The five casinos on offer can be located using this handy map provided by Maryland Gaming [7], with links provided to all the casino websites.

The Hollywood Casino in Perryville is currently the only place where you can get a legal game of poker in the entire state, and they also run over 1,000 slotsblackjackcraps and roulette. The poker room has only been running since March 2013, and apparently has at least 8 cash game tables running on a regular basis. Although the casino site doesn’t specify any limits, Cardplayer has it that they run a $5 – $10 No Limit game twice a week.

The Maryland Live Casino in Hanover is a very popular resort, which has run table games for some months now, and is just about to launch its poker room, the second in the state, on 28th August 2013. For now you can choose between slots and a host of table games including blackjack, roulette, craps, various poker variants versus the house, and mini baccarat. There are actually over 4,000 slots running at this venue, which gives an idea of how large the casino is.

The new poker room is pretty big news in Maryland, with several publications running stories on it. This piece from Capital Gazette [8] covers the fact that the poker room will partner with the Players’ Poker Championship and will run satellites to the Aruba World Poker Championship. Cardplayer of course cover the news, running a story covering casinos across the state here and mentioning that the Maryland Live will feature over 50 tables of pure poker including a tournament schedule. Finally The Baltimore Sun ran an interview with the new poker director Mike Smith.

Maryland Gambling History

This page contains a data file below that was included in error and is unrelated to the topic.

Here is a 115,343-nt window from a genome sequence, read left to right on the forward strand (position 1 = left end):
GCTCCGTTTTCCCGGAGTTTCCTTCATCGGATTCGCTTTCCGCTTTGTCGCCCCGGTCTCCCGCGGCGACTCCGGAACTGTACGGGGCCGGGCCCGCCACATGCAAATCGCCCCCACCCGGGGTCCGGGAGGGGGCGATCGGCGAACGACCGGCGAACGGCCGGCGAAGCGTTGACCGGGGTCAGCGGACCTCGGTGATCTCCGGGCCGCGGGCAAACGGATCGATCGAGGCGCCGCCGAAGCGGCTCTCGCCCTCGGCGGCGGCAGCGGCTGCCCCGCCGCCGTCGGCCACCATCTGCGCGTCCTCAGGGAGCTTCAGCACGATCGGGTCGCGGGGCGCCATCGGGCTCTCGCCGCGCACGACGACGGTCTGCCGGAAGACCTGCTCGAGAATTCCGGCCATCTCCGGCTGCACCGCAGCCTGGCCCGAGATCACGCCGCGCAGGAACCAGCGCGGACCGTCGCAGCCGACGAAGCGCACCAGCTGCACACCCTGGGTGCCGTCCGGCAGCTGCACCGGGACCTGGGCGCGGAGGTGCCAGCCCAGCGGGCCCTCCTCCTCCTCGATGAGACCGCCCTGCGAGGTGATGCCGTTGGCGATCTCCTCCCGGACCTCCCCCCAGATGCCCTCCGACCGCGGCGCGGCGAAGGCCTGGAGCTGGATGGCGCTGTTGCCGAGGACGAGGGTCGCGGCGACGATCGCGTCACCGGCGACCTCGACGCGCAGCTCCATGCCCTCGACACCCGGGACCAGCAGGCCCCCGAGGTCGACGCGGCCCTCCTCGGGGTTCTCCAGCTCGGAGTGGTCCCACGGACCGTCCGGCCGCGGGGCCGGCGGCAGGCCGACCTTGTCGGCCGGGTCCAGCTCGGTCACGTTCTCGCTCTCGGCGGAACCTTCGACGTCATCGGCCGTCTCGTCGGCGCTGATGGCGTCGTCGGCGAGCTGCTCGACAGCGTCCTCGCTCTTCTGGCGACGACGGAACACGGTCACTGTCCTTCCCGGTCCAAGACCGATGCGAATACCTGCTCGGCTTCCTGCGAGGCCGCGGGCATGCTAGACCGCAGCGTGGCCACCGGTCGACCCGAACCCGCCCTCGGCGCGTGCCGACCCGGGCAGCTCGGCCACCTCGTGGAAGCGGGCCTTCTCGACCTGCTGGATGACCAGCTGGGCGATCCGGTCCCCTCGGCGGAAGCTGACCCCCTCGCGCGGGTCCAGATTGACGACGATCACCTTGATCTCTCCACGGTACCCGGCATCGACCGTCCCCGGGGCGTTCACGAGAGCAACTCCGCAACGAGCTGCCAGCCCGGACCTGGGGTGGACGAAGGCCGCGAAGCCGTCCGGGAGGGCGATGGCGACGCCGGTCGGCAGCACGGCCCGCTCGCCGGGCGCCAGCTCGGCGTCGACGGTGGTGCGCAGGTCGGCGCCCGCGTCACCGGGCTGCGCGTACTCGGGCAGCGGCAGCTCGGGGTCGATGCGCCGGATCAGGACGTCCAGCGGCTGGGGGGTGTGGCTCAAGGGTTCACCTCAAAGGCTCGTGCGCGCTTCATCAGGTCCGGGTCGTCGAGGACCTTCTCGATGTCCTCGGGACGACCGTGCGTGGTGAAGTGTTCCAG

Read this guide to Maryland online gambling for recommendations on the safest legitimate casino sites. Because you’re playing at unregulated offshore online casinos, you’ll need to research the best gaming sites to assure your gaming is fun and the winnings are paid quickly. Let’s start with an overview of Maryland’s gambling history.

Famous Maryland Gamblers

Despite a serious drought in the state as regards poker rooms, with all of one currently running in Maryland, there have nonetheless been a number of poker notables who have emerged from the state, including two runner-ups and a winner in the WSOP main event.

For instance, Steve Dannenmann, a CPA and financial advisor from Maryland took 2nd place in the 2005 WSOP main event, taking home $4.2 million for his troubles.

His fame has been somewhat eclipsed by the more recent exploits of amateur player and logger Darvin Moon, who made the final table of the 2009 main event as a huge chip leader and ultimately finished 2nd to Joe Cada, scoring an impressive $5.1 million.

But a 24-year old from Maryland outdid them all most recently in 2012, with Greg Merson taking down the WSOP main event and besting a field of 6,598 entrants to scoop the first prize of $8.5 million, as reported in this release by ABC News .

So Maryland certainly has its share of big winners, although it seems unlikely that they seriously cut their teeth at the game within state boundaries, as with only one licensed poker room and no allowance for social home games under state law, your options for a poker game in Maryland are very severely limited.

Recent Developments

Recent research suggests that problem gamblers are more likely in the 50 mile zone surrounding a casino, which in a small state like Maryland is almost everywhere! With the recent introduction of table games to the state, there are fears of a rise in problem gambling. The Washington Post Local [9] has a story on this issue facing the state as gambling becomes more popular, and more available.

Things may be looking up for social home games in Washington, with House Bill 486 being introduced which would grant non-raked home games legal status. The bill was first heard in February 2013, and the full document can be found here [10]. It remains to be seen whether the bill will pass into law or not.

Busts and Arrests

Discussion occurred in a 2012 Twoplustwo thread concerning the reported shooting of a player in a home game in Maryland. The news link provided in the forum is infected with malware, and curiously the story cannot be found covered elsewhere, but read through the thread for a detailed debate about the sad occurrence.